“Come on,” Porter told her, and Sarah felt his hand take hold of her shoulder.  She looked around, and saw that the others had managed to fight their way towards each other.  Azkular, Ozzie, and Misty had taken a defensive formation around Droma as the giant prepared to cast the teleportation spell.  It was time to go.  Sarah cast one last glance at her mother, who was clearly losing the battle against the spell Mortoph had put on her.

 

“We can’t do anything about it here,” Porter urged her.  “We have to focus on stopping Mortoph, and hope that everything works out.”

 

Sarah wrenched her eyes off the mindless sphinx, and nodded.

 

“Mortoph is going to pay for this,” she thought, anger rising up inside of her.

 

“Come on!” Azkular shouted, slamming the hilt of his knife into a fae’s head.

 

Sarah allowed Porter to lead her away, and they joined their friends in the circle.

 

“Join hands!” Droma ordered them.  “I will try to get this done quickly.”

 

Sarah reached out and took Porter’s hand, mentally preparing herself to be whisked away to the battlefield where this would all end.  Maybe beating Mortoph would break the spell he’d put over all these Mythics.  Maybe her mother would—

 

“Sarah!” a small, frightened voice called to her, and she turned to look.

 

“Manchi!” she screamed in horror when she saw the little chimera struggling to make her way over to them.  In all the chaos, she had completely forgotten about her!  No less than a dozen Mythics were coming after her, almost tripping over each other to be the first to grab her as she ran to her friends.

 

“Hold on, Manchi!” Sarah shouted, and released Porter’s hand.

 

“Sarah, be careful!” he yelled.

 

“I can’t just leave her here!” Sarah shot back.

 

It took Sarah less than a second to reach Manchi.  She bent over and scooped her up into her arms, snatching her away from the greedy hands of the Repurposed.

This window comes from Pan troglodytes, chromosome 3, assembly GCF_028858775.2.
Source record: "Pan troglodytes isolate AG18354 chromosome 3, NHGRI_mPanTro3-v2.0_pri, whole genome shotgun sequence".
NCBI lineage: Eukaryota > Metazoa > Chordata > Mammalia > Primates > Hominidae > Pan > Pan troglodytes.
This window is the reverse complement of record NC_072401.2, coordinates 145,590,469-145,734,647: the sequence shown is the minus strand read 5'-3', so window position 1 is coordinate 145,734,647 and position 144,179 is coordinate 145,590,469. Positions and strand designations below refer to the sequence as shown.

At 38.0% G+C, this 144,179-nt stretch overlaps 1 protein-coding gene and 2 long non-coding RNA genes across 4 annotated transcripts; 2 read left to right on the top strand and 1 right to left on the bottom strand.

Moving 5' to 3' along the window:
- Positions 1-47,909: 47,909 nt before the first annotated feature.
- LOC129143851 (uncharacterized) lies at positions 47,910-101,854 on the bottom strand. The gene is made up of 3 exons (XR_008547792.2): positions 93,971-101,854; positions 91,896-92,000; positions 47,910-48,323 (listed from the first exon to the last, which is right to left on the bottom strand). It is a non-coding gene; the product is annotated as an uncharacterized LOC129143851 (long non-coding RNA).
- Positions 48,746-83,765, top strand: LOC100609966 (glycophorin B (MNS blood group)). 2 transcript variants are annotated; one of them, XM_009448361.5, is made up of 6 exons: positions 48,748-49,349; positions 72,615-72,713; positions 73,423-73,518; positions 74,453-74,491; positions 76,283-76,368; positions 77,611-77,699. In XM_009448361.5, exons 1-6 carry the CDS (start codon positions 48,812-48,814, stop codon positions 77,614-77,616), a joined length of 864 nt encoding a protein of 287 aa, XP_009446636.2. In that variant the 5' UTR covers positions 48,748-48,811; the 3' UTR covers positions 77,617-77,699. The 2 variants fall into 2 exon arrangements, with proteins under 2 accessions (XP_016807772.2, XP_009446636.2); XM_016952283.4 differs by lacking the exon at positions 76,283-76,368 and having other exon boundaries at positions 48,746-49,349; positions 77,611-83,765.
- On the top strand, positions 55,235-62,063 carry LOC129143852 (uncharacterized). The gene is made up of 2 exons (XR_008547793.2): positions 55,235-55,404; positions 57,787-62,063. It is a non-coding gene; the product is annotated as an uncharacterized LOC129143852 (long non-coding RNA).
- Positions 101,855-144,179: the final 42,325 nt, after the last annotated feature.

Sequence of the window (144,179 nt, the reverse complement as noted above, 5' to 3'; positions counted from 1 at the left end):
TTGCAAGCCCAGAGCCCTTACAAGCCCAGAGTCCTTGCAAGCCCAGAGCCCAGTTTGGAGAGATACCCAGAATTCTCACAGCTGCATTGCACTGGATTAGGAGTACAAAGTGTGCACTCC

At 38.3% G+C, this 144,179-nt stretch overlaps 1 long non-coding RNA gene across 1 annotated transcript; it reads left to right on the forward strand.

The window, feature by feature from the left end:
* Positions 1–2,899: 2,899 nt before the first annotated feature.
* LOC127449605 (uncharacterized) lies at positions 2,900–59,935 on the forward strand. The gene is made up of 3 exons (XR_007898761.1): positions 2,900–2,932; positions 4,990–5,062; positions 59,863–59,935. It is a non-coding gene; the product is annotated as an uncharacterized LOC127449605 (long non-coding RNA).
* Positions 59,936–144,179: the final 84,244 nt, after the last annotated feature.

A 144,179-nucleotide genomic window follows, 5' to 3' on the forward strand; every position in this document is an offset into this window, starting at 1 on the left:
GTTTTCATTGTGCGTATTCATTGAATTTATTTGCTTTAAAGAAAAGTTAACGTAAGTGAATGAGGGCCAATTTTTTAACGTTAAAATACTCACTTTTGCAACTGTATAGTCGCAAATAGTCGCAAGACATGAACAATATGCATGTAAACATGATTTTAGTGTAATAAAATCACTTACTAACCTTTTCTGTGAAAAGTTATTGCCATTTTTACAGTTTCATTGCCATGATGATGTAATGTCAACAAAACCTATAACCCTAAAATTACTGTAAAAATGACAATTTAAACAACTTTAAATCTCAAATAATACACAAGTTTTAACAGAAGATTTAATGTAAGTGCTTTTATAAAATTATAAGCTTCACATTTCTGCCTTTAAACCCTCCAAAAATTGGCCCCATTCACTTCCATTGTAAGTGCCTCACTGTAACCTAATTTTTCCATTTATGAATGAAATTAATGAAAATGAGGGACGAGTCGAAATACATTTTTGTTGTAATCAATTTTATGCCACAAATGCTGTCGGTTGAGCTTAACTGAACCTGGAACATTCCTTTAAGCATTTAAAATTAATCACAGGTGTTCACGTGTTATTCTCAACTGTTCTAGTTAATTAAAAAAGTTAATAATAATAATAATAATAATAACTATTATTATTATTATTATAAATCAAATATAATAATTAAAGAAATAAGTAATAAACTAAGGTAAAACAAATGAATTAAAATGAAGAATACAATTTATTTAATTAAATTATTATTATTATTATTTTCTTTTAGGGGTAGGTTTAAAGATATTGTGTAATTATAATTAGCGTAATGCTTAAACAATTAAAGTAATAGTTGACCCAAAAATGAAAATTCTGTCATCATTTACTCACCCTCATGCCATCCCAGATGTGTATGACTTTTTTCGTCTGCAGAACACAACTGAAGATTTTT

“It’s okay, it’s okay, it’s okay,” she said over and over again, more to herself than the little girl who had a death grip around her shoulders.  She backpedaled as quickly as she could, afraid to turn her back on her pursuers, but instantly realized that she wouldn’t be able to outrun them.  Their weapons were drawn, and they were getting closer.

 

“Feel the air around you,” Porter spoke into her mind.  “Feel how it moves.”

 

“What?” Sarah exclaimed, kicking out at a cyclops that was reaching for her.

 

“Feel it!” Porter said again.  “Focus!”

 

Just as Sarah was wondering how she was supposed to focus while trying to outrun an army of mindless Mythics, she realized she was already doing it.  She could actually feel the air around her, hanging still except where the battle disturbed it.  It was practically begging to be moved.

 

“You know what to do,” Porter said.  “Do it!”

 

Through their connection, Sarah found that she did indeed know what to do.  The Mythics before her parted slightly as her mother forced her way to the front, ready to tear her daughter to shreds.  Mrs. Heisen charged at her, and Sarah opened her wings and jumped.  The wind reacted, and sent a massive gust her way. Despite her circumstances, she couldn’t help but feel a rush of excitement when the ground fell away from her, the wind lifting her higher and higher.  She didn’t flap her wings, they weren’t strong enough to lift her anyway, she just held them open, letting the wind carry her away from the hostile Mythics.  She was no less in control than if she had been flapping, though.  The wind obeyed her every command, and now it began lowering her to the ground again, where her friends were waiting.  Her feet touched the pavement, and the wind instantly died.

 

“Sarah!” Misty exclaimed.  “That was amazing!”

 

“We can admire her flying later,” Azkular said, kicking yet another Repurposed away from him.  “Get us out of here!”

 

Porter reached out and put his hand on Sarah’s shoulder, since she was using both of hers to hold Manchi, and Droma initiated the spell.  Sarah was all too aware of the child she held in her arms— and where they were taking her.  Did she really have a choice, though?  Maybe Manchi would be able to hide again before the fighting started.  As yellow light began to spring from the ground, Sarah looked through it and spotted her mother one last time, charging at the group, determined to stop them.

 

Then the light grew too bright to see out of, taking them to Red Castle, where the fate of the world would be decided.

 

  

NEXT TIME: Okay, folks, no more distractions.  No more sidequests.  They’re heading for the final battle, and no matter how it ends it will be the end of everything.  Will they stop Mortoph, or will Uthas Drall take over the world yet again?

FOLLOW ME

  • Facebook Classic
  • Twitter Classic